Defence witnesses at the trial of Tomislav Mercep, a former top advisor in Croatia's wartime Interior Ministry, gave conflicting testimonies about the existence of a prison in Pakracka Poljana.
Zvonimir Trusic, one of Mercep's closest associates, denied any knowledge of a prison in Pakracka Poljana, but he added that he “would not see anything strange if one existed, because in a war zone it is necessary to have a space for prisoners”.
Nikola Cvitanovic, one of the former commanders of a police unit known as the “mercepovci”, said there were several civilians imprisoned in Pakracka Poljana, but denied that they had suffered any violence.
Cvitanovic claimed that the prison was at the local football grounds, but the unit's former logistics officer Zvonimir Zakosek said it was at the railway station in Pakracka Poljana.
They both accused the deceased “mercepovci” member Munib Suljic for any violence committed by the police unit.
Cvitanovic said he “later heard that Suljic and those around him, who killed and tortured people, had claimed they had approval from above.”
Suljic died of cancer in 2006 in prison, where he was serving a 12-year jail term for the unlawful arrest of three men in Zagreb and their detention in Pakracka Poljana's prison.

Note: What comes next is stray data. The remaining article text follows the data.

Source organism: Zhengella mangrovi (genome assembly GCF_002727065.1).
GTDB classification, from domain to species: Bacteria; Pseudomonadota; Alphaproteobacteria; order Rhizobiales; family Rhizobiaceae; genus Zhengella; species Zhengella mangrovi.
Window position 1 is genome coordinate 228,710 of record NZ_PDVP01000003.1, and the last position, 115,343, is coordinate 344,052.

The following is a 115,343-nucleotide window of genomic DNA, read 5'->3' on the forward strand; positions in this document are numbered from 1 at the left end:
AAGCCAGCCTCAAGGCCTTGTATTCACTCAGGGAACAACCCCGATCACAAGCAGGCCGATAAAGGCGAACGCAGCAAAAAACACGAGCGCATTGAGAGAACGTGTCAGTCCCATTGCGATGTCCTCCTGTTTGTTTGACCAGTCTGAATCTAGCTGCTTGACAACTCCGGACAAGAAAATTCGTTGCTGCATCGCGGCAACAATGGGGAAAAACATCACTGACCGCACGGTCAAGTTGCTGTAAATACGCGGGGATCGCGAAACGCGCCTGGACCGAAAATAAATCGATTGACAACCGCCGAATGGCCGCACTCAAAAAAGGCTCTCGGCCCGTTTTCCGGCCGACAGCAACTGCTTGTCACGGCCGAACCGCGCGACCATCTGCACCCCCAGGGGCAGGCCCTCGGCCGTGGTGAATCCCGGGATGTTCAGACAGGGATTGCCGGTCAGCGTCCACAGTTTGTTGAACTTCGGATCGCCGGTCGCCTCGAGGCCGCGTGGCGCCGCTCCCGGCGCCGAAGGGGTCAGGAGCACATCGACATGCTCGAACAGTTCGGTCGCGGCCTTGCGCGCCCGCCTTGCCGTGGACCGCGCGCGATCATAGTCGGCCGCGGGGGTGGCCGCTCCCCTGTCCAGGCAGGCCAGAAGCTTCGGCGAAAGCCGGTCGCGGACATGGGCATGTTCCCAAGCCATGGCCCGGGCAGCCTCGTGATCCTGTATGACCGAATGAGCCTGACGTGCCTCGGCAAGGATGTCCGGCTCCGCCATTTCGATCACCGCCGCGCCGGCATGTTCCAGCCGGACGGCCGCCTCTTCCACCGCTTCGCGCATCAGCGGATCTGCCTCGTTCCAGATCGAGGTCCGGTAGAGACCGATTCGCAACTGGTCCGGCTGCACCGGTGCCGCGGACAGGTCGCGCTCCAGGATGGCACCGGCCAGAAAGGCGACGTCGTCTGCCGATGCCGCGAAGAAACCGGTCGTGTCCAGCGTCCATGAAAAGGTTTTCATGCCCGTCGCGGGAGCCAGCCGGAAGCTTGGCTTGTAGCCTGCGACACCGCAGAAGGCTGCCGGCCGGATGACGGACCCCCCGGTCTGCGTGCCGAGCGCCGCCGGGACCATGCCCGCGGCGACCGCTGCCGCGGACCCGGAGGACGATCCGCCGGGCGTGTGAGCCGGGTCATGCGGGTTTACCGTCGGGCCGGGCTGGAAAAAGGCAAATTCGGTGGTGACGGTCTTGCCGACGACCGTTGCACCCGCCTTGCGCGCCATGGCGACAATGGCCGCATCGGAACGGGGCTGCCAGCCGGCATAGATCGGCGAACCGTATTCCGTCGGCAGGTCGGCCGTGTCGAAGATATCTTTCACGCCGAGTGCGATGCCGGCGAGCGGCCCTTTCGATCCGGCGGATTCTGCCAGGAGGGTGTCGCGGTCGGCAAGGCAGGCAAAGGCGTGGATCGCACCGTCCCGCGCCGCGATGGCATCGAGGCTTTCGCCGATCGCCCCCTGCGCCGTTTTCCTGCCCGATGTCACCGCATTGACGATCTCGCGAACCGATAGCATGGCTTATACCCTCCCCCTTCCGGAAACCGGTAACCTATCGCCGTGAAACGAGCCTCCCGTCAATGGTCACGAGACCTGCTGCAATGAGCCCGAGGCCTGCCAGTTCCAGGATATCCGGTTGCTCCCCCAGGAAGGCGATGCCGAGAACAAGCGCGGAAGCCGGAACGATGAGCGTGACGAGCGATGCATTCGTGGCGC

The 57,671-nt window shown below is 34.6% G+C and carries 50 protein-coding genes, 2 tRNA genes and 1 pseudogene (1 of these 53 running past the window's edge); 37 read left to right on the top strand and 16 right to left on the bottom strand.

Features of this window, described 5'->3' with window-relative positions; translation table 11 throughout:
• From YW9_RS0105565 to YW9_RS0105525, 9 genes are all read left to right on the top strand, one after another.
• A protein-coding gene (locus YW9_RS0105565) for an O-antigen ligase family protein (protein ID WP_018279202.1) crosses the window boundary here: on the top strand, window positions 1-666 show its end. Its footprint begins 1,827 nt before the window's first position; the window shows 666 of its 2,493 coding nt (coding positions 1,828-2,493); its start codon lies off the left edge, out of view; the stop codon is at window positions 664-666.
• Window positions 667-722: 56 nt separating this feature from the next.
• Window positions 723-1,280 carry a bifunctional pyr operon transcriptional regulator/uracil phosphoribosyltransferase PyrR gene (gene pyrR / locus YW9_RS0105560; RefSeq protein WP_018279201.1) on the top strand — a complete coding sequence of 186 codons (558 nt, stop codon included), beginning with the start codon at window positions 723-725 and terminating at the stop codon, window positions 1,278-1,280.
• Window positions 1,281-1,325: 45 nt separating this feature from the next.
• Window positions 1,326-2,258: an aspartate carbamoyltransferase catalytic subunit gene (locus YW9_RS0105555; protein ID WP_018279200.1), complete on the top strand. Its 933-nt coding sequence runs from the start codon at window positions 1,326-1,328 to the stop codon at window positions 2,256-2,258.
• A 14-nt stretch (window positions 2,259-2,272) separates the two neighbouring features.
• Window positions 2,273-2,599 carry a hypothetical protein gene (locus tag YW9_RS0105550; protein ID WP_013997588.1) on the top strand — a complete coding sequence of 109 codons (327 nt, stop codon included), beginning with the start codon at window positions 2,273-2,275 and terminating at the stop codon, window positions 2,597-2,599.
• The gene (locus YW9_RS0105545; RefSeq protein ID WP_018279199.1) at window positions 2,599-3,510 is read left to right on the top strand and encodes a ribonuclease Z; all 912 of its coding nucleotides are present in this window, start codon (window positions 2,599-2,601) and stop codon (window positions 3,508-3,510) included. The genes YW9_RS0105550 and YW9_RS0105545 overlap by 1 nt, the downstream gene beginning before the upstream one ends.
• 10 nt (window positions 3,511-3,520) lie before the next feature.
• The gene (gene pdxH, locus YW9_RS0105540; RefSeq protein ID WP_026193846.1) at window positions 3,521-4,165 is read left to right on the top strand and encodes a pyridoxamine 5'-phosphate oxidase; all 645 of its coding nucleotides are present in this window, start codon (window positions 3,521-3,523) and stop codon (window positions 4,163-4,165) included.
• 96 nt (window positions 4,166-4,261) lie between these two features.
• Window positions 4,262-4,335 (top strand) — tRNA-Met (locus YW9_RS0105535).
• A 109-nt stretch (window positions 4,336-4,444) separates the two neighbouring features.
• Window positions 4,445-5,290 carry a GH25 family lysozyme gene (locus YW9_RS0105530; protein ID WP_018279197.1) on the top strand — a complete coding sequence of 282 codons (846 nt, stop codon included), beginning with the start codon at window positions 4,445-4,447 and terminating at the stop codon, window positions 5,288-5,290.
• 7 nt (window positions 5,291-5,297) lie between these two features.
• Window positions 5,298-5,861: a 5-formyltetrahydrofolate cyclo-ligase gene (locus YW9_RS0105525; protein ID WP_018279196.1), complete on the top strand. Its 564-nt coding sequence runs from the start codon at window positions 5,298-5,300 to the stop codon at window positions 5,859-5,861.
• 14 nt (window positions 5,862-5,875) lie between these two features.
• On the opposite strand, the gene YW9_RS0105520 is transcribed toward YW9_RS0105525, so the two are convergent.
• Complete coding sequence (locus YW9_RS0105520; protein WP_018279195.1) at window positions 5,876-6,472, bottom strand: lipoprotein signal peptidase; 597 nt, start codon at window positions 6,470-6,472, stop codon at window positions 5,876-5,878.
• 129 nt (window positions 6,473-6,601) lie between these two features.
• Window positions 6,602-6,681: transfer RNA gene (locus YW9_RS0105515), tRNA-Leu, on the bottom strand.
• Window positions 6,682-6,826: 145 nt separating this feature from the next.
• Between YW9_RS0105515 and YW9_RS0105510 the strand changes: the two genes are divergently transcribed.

Prior to his death, Suljic announced he wanted to testify on the war history of his unit, but he died before prosecutors took his official statement.
Mercep has been charged, as a commander of a police unit, to have personally ordered the unlawful arrest, torture and killing of civilians from October to mid-December 1991, in and around Zagreb and in the towns of Kutina and Pakrac in central Croatia.
According to the indictment, his police unit, the “mercepovci” illegally captured 52 people, mainly Croatian Serbs, killing 43 of them, while three disappeared and six survived torture.
The trial will continue on April 11 when Zarko Domljan, former speaker of the Croatian parliament, and former chief of Croatia's secret service, Josip Perkovic, are expected to testify.
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